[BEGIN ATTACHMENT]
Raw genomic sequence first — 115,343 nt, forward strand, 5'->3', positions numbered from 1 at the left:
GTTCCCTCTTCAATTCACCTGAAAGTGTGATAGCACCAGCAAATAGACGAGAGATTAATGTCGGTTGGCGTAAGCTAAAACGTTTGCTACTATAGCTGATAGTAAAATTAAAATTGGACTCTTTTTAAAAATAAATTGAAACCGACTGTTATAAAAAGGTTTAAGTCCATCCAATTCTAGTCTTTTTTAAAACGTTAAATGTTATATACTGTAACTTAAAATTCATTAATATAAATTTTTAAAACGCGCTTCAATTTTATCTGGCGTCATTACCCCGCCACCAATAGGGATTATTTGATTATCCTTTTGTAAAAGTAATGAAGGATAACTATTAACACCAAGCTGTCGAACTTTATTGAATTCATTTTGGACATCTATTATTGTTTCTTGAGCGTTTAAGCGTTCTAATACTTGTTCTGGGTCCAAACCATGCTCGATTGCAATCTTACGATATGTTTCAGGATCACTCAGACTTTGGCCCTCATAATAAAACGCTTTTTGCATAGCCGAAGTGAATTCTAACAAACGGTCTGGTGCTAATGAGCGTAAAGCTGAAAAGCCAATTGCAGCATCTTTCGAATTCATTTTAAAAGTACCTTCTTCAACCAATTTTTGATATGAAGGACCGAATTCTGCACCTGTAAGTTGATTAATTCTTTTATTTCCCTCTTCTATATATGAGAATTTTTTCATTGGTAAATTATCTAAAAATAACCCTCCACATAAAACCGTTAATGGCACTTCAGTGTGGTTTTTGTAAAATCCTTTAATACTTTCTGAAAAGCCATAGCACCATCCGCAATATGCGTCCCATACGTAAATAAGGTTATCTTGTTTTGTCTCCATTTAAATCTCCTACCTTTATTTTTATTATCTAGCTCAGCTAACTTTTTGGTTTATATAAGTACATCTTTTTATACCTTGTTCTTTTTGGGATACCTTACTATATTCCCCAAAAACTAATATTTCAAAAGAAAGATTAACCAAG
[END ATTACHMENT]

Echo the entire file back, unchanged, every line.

Raw genomic sequence first — 115,343 nt, forward strand, 5'->3', positions numbered from 1 at the left:
GTTCCCTCTTCAATTCACCTGAAAGTGTGATAGCACCAGCAAATAGACGAGAGATTAATGTCGGTTGGCGTAAGCTAAAACGTTTGCTACTATAGCTGATAGTAAAATTAAAATTGGACTCTTTTTAAAAATAAATTGAAACCGACTGTTATAAAAAGGTTTAAGTCCATCCAATTCTAGTCTTTTTTAAAACGTTAAATGTTATATACTGTAACTTAAAATTCATTAATATAAATTTTTAAAACGCGCTTCAATTTTATCTGGCGTCATTACCCCGCCACCAATAGGGATTATTTGATTATCCTTTTGTAAAAGTAATGAAGGATAACTATTAACACCAAGCTGTCGAACTTTATTGAATTCATTTTGGACATCTATTATTGTTTCTTGAGCGTTTAAGCGTTCTAATACTTGTTCTGGGTCCAAACCATGCTCGATTGCAATCTTACGATATGTTTCAGGATCACTCAGACTTTGGCCCTCATAATAAAACGCTTTTTGCATAGCCGAAGTGAATTCTAACAAACGGTCTGGTGCTAATGAGCGTAAAGCTGAAAAGCCAATTGCAGCATCTTTCGAATTCATTTTAAAAGTACCTTCTTCAACCAATTTTTGATATGAAGGACCGAATTCTGCACCTGTAAGTTGATTAATTCTTTTATTTCCCTCTTCTATATATGAGAATTTTTTCATTGGTAAATTATCTAAAAATAACCCTCCACATAAAACCGTTAATGGCACTTCAGTGTGGTTTTTGTAAAATCCTTTAATACTTTCTGAAAAGCCATAGCACCATCCGCAATATGCGTCCCATACGTAAATAAGGTTATCTTGTTTTGTCTCCATTTAAATCTCCTACCTTTATTTTTATTATCTAGCTCAGCTAACTTTTTGGTTTATATAAGTACATCTTTTTATACCTTGTTCTTTTTGGGATACCTTACTATATTCCCCAAAAACTAATATTTCAAAAGAAAGATTAACCAAG